Several major supermarkets have announced limits on the number of certain items that each customer can buy.
The move comes as many stores report panicked customers clearing the shelves of items like toilet paper, pasta, and tinned food due to the ongoing coronavirus outbreak.
Seeking to reassure the public, Sainsbury's CEO, Mike Coupe said, "We have enough food coming into the system, but are limiting sales so that it stays on shelves for longer and can be bought by a larger number of customers."
Other stores have set aside hours of the day when only elderly and vulnerable people can visit stores, in an effort to prevent them from catching Covid-19.
Here are the restrictions currently in place at each supermarket.
Tesco has announced that it is limiting the number of items a customer can buy to three, on all of its product lines.
It has also said its 24 hour stores will now operate on 6am to 10pm opening times, to allow staff to restock shelves more effectively. The supermarket giant has called on staff in its head offices to work in stores and warehouses to help ease the pressure on the company’s supply chain.
Unlike Tesco, Sainsbury’s item restriction only applies to certain goods, like toilet paper, soap, and UHT milk. Customers will only be able to buy two of each.
From Thursday (19 Mar), the stores’ meat, fish, and pizza counters and cafes will be closed to free up staff for shelf-stacking, lorry and warehouse work. Sainsbury’s head office workers are also being called on to work in stores.
Also on Thursday, the first hour of trading in all Sainsbury’s stores will be solely for elderly and vulnerable people. It will also be giving priority for its online orders to those over 70 and the disabled.
Iceland has not set a restriction on the number of items customers can buy, but has set aside the early opening hours exclusively for older and vulnerable shoppers.
Morrisons is limiting the number of purchases customers can make of more than 1,000 products in store, and has made similar restrictions online.
A notice on the company’s website said, "You may notice that delivery slots for our online grocery service are becoming less readily available as the demand for home deliveries increases.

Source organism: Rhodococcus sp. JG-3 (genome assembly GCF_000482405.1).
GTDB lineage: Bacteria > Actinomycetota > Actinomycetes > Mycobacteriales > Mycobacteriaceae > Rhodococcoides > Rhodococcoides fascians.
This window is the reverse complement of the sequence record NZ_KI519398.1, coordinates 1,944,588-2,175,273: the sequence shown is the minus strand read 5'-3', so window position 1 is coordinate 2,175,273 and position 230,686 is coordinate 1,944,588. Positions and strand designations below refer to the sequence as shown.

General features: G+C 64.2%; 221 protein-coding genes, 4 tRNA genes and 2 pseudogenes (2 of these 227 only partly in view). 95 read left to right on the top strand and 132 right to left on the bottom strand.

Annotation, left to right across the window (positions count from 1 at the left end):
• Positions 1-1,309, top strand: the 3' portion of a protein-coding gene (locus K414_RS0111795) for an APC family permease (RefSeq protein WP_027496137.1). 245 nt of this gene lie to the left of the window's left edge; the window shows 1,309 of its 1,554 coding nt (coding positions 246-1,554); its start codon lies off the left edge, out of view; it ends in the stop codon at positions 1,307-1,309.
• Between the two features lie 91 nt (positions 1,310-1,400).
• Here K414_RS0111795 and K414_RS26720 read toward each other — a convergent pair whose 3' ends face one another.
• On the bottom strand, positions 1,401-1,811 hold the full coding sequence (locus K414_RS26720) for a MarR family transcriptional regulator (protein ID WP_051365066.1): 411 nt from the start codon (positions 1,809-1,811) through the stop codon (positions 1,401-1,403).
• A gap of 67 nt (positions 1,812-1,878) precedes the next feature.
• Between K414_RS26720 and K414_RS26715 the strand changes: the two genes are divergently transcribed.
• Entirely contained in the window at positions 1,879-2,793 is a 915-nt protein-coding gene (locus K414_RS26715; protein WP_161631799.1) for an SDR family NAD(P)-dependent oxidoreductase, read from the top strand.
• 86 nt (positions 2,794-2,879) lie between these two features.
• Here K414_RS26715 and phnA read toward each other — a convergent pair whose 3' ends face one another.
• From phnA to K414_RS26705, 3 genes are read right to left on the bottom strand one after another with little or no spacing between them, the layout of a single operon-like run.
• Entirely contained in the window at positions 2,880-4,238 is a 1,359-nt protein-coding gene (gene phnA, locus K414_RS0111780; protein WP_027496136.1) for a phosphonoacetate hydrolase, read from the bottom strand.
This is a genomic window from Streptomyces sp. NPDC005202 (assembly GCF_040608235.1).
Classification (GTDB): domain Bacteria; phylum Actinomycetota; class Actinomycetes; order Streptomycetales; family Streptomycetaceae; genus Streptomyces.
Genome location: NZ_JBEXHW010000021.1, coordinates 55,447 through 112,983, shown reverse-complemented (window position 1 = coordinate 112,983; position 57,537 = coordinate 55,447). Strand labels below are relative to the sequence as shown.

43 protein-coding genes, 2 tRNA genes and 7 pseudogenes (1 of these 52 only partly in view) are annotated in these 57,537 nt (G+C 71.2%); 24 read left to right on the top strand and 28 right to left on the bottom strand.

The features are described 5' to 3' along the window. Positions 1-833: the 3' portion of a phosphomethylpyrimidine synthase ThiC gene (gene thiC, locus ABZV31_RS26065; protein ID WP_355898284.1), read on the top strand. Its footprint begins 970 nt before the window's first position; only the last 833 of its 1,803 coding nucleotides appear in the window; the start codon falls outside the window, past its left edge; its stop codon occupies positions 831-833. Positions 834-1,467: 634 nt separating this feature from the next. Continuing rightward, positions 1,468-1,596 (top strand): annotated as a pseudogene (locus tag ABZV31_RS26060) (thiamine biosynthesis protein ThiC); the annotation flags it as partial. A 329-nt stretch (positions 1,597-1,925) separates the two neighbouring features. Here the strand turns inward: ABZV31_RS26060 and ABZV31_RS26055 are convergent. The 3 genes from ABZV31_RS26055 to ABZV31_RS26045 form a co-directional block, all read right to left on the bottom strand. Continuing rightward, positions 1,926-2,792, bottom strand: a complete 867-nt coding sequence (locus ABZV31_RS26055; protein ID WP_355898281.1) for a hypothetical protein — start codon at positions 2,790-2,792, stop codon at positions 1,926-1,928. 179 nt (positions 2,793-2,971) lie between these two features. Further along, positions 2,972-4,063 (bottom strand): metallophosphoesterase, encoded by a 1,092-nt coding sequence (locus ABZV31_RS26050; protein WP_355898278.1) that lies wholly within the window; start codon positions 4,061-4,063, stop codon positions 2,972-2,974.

“We're working hard to facilitate as many orders as we can, however, please be aware that you may need to book your slot further in advance than usual.
"You will also discover that there is a maximum order number on selected products so we can make sure our customers still have access to essential products."
Next week the company will introduce three food parcel options, which can be ordered over the phone and delivered to your home.
A total of 500 Morrisons office workers are now reported to be working in its distribution centres and stores.
Asda have asked customers to be patient, while the company deals with the huge spike in demand it has encountered since the outbreak of coronavirus. It has since imposed a two item limit on purchasing items like hand sanitiser and cleaning products.
A notice on the company’s website asked customers to “shop responsibly in our stores and online so that everyone has access to the essentials.
"We are also grateful to our colleagues for their efforts to make sure our shelves are being refilled regularly and would ask customers to be patient with them as they try to meet this increased demand for products on the shop floor."
Waitrose is restricting the online sales of certain antibacterial soaps and wipes but has so far not announced any in-store limits on purchasing.
The company has drafted in around 600 John Lewis head office staff to its outlets, and has called on staff in 40 stores to identify friends and family who can help to man the tills for the next month.
Aldi has restricted all items in its store to four units, citing “unprecedented demand” because of coronavirus.
In a statement the company said, "All our stores remain open and continue to serve our valued customers.
“We have good product availability and our colleagues are working tirelessly to restock and replenish shelves as quickly as they can."